We saw omnichannel as something we want under our capabilities, they have the software platform, which is a wonderful campaign management tool, and then we have the DSP that can kind of connect, whether it's display, connected television, digital out of home, etc. So that marriage right there made a lot of sense. And then we met the gang and they're just a terrific culture.

I mean, they've been in business for, I think now close to 15 years and just been exceptional talents and finding the local market and being able to offer all these tools. So they have the tool set for the smaller guy, if you will.

Evan Shapiro: There's that old phrase, and I can't remember who said it, “culture eats strategy for breakfast.” And I think people sleep on the importance of culture, and you all seem to have a really innovative culture. Especially the focus on the small and mid-sized businesses, but then there's the mom and pop, micro-businesses as well, I think that’s really brilliant, and I think future looking.

How do you see us all as an ecosystem, collaborating better around the use of data to just make everything more enjoyable for the advertiser on one end, but also for the consumer on the other?

Spencer Potts: This is where the management team at Frequence and the leadership team at Madhive sat down – the ability for them to bring 15 years of data around their omnichannel campaign management and our data, connected television, that marriage through our device graph – we saw the way to find the fidelity and the measurement of that data to be somewhat unique because it never has to leave the ecosystem.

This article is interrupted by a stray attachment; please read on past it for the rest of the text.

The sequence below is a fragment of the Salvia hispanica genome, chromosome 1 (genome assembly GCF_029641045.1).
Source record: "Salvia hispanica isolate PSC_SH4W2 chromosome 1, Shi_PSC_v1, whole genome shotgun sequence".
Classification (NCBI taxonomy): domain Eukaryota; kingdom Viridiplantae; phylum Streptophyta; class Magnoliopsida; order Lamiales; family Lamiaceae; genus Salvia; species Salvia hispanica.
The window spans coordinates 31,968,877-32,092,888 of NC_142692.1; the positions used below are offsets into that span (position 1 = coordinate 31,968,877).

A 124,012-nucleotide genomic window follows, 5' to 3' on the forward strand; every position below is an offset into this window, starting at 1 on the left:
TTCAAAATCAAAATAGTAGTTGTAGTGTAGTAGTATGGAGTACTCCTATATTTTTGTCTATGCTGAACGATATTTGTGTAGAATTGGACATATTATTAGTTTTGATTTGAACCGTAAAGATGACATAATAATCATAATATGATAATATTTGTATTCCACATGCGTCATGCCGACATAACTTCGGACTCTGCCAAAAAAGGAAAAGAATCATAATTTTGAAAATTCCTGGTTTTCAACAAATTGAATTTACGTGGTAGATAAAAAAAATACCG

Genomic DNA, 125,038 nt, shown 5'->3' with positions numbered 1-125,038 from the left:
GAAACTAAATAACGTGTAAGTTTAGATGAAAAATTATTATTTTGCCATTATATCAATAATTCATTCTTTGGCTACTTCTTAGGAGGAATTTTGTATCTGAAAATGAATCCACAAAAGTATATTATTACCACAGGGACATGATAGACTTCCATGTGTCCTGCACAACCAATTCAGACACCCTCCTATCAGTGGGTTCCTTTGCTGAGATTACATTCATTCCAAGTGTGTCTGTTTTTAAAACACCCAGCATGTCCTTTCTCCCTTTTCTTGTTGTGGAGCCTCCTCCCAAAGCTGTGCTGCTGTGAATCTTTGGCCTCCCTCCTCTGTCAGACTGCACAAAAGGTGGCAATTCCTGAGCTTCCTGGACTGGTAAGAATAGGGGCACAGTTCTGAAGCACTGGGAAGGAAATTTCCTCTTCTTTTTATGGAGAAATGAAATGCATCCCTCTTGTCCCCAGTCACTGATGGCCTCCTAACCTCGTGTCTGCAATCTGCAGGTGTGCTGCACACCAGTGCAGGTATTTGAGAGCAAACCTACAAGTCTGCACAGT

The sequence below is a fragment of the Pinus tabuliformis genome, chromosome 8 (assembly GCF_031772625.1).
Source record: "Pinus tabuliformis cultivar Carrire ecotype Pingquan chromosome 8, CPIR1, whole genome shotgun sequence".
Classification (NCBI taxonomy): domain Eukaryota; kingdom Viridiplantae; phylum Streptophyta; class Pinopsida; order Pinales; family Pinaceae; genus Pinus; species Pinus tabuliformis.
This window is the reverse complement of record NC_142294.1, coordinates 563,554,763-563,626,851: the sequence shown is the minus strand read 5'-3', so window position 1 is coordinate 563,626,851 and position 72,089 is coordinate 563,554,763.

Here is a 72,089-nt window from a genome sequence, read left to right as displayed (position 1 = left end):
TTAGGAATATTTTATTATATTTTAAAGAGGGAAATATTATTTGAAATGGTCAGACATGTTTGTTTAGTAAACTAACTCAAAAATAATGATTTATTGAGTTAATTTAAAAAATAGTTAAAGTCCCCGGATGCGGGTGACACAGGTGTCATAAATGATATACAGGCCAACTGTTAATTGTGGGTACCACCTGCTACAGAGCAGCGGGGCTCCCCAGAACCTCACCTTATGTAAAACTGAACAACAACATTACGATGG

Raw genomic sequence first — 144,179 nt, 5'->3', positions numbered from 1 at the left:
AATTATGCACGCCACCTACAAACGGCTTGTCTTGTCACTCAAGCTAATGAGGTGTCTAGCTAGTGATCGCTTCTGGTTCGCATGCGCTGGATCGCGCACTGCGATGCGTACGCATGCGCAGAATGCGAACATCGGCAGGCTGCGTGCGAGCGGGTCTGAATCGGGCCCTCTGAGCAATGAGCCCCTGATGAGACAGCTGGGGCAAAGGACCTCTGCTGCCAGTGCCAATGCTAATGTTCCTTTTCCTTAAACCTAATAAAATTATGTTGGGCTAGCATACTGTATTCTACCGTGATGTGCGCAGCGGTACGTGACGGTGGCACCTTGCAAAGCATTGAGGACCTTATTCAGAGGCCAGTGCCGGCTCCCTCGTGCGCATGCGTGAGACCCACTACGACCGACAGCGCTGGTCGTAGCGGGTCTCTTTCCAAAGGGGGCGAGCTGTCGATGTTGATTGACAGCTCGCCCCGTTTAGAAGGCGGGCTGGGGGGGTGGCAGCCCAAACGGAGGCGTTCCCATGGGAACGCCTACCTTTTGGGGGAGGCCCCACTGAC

We can keep it within the Madhive-now fold. We also believe in, I think what you're hearing in some of these new companies that are being developed, kind of the futuristic nature of having a federated network where data can actually be queried and we can start to access companies we've never been able to access before because you could do it in a privacy compliant way.

So I think it's our responsibility, to your question, to figure out ways to get the best, most precise first party data. Yes, make sure you can prove provenance. Yes, make sure that there's privacy. And also make sure that there's value attribution so people will actually be empowered and feel responsible to share their data as long as they check the privacy box and check the provenance box. And candidly have new compensation rails.

So there's some really innovative companies out there. And so I think that's the future. I think it's a step forward from even the current clean room system. And I think Madhive wants to be in the center of that conversation. We're working on partnering with companies to figure out how quickly we can get there, so that we can bring the most precise audience segments to our customers and make sure that they get that targeted message to the right people.

Evan Shapiro: When talking about localizing national, there's this great phrase, “think globally, act locally.” Is that the piece of advice you would give to big brands in the world?

Spencer Potts: I think there's no better line that I could end with. And I really appreciate it, because that's exactly where I think we should be as a society. Make sure that everybody, regardless of their size and stature, gets the message that's right for them to kind of help empower their own environment. I think it's wonderful.

Transcript edited for brevity and clarity.